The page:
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In 2006, Quantic Dream floored geeks and gamers with The Casting. A tech demo that featured a digital actress auditioning for a movie role. The entire scene played out with the actress' performance conveying a full range of emotions for the camera. The realism and emotion conveyed in the performance was unlike anything seen before in game engines. Heavy Rain was eventually born out of this technology and was extremely impressive. The game was critically acclaimed and pushed many boundaries in how video games were played. Building on what they learned from their previous game Indigo Prophecy, Heavy Rain provided an expertly executed, fluid storytelling mechanic that featured branching paths. Heavy Rain kept the story advancing regardless of player performance. In fact there was no incorrect way to play, as the death of a main character simply altered the story and ultimately its ending.
This year at GDC, Quantic Dream put The Casting to shame when they showcased Kara. The seven minute short film, that is rendered in real time with the Playstation 3 hardware, is not a trailer for a new game but simply a technological demo that highlights the achievements possible on the PS3 hardware. Impressive strides have been made with subtle facial expressions and skin textures in close up shots. In Heavy Rain, the performances were segmented where different parts of the performance were captured individually. With Kara, the performance was captured in one clean take (just like the Uncharted series) and there is a more consistent performance congruent with the action taking place. Quantic Dream is pushing what is possible in terms of player empathy. The realistic recreation of human emotions allows a level of empathy to develop with players like never before. Heavy Rain was one of the most engaging gaming experiences I've ever had. I had never gone through a more agonizing moment than I had cutting off my finger and then cauterizing the wound in a desperate attempt to save my son as Ethan Mars in Heavy Rain.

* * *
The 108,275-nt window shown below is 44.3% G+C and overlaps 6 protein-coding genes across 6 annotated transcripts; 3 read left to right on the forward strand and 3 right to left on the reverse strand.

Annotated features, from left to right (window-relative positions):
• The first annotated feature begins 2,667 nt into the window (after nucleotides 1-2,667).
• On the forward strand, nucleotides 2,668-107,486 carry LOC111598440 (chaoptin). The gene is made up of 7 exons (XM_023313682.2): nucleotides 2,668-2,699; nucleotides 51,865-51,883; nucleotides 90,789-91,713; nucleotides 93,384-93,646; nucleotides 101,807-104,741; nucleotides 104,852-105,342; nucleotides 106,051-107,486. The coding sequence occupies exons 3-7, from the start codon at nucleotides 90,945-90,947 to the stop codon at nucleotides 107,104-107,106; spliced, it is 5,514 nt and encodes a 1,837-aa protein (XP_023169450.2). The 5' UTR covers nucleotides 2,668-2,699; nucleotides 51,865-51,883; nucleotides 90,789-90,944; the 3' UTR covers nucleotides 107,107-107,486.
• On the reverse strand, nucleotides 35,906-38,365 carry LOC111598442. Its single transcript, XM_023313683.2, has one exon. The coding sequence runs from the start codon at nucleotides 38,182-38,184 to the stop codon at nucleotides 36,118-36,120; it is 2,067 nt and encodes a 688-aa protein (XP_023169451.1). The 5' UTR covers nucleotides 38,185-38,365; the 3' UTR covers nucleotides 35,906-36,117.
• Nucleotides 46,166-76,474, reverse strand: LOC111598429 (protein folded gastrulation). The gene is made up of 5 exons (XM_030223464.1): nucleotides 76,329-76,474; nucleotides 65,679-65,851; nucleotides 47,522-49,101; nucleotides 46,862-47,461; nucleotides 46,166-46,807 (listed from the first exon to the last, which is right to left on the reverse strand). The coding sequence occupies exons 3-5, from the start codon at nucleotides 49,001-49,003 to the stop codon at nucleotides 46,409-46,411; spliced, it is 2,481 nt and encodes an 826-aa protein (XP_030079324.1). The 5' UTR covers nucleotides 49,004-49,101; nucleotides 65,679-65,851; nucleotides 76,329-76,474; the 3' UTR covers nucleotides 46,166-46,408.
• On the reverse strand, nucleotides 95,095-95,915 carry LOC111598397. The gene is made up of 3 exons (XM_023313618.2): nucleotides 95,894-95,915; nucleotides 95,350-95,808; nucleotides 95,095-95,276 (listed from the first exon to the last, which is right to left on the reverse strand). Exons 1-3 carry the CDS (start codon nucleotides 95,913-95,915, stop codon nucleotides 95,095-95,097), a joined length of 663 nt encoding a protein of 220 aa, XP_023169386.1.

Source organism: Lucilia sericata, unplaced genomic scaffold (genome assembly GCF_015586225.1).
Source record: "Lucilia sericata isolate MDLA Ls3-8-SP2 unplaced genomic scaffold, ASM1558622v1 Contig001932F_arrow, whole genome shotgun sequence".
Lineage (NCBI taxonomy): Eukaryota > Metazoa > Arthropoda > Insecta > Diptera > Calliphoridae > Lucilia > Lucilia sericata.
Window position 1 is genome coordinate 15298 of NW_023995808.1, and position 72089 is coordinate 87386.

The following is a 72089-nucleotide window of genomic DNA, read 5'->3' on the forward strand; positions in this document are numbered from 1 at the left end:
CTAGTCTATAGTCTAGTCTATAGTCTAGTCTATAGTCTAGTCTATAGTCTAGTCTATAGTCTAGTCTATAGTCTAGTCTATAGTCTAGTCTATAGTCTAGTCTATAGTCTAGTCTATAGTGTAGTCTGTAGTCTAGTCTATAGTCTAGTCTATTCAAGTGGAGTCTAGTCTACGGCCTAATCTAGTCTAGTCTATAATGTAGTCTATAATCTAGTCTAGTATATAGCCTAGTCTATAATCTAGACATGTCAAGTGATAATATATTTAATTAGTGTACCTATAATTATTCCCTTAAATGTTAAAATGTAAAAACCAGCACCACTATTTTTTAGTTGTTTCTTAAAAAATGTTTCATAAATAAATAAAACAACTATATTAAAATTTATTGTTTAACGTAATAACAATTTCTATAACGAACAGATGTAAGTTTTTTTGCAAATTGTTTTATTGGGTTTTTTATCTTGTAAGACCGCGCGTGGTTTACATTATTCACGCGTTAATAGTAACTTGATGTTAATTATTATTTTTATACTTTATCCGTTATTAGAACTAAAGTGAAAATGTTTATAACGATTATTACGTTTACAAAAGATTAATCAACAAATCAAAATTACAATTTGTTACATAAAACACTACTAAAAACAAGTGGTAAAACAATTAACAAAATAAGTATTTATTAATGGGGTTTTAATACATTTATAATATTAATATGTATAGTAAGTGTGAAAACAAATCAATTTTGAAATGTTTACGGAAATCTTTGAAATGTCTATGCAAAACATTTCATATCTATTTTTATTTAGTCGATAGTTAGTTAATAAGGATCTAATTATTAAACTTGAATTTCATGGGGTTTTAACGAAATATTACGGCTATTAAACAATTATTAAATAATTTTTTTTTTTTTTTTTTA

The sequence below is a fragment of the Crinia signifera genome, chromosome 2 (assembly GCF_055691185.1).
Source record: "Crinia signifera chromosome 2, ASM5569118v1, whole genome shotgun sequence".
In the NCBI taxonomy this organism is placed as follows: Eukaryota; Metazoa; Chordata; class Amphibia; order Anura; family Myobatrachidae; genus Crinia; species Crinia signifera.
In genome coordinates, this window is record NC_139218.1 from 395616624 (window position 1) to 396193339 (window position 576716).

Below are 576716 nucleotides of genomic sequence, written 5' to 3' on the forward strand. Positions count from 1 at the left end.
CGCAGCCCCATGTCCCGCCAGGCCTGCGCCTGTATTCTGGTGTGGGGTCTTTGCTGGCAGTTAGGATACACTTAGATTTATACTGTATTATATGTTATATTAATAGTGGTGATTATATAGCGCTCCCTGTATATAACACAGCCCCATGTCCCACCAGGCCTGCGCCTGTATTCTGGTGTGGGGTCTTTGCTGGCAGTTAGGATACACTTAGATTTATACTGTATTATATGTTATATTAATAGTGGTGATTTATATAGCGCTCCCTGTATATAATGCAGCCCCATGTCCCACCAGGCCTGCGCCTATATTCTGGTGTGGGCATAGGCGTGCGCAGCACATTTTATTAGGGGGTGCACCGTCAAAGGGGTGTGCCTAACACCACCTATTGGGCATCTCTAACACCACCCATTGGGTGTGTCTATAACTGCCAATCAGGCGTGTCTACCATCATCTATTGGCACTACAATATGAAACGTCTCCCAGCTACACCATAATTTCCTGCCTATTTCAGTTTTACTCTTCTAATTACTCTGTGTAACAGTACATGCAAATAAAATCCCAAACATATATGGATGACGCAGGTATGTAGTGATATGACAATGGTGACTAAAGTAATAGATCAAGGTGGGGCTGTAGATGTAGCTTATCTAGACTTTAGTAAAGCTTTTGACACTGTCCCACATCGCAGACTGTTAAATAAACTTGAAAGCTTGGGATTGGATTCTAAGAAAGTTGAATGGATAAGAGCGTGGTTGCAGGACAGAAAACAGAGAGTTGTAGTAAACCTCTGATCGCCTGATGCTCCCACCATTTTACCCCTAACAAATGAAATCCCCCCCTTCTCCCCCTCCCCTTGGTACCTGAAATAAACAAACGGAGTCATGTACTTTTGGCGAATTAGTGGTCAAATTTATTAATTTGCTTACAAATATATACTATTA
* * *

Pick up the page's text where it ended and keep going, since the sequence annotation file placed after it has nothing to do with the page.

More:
Where Heavy Rain challenged popular methods of storytelling and gameplay, the engine powering Kara is challenging the idea that we even need a new console generation. It is challenging the level of immersion and empathy that can be achieved between the characters on screen and the audience in digital mediums. In a recent interview with IGN.com, David Cage, founder of Quantic Dream said, "We just wanted to take more risks, have new challenges and try new things. What you need to know about Kara is that this demo is a year old." When asked if the industry needed a new console generations Cage replied, "We had thought we had done a pretty decent job on Heavy Rain, and we just realized we didn't do anything with the hardware. We could do much more than that, and this is what we intend to do in the near future. There's still a lot to do with the PlayStation 3 I'm telling you." Considering all the horsepower that is contained in the SPE's making up the "cell processor" it isn't surprising. The gripe most developers have lately with the current generation consoles is the lack of system memory. The PS3 has 256mb of system RAM and 256mb of vRAM, however the RSX is able to allocate the entire 512mb of memory to itself if needed. While this can be a major bottle-neck, it seems Quantic Dream have found clever of ways of extracting even more performance out of the system.
While Kara doesn't give us much insight into Quantic Dream's next project, I think it's safe to expect another riveting interactive drama with an engaging story with an even more realistic and believable cast of characters. As a big fan of Heavy Rain, I can tell you that I'm really excited to find out more about their next project. Check out the full video here: Kara - Quantic Dream GDC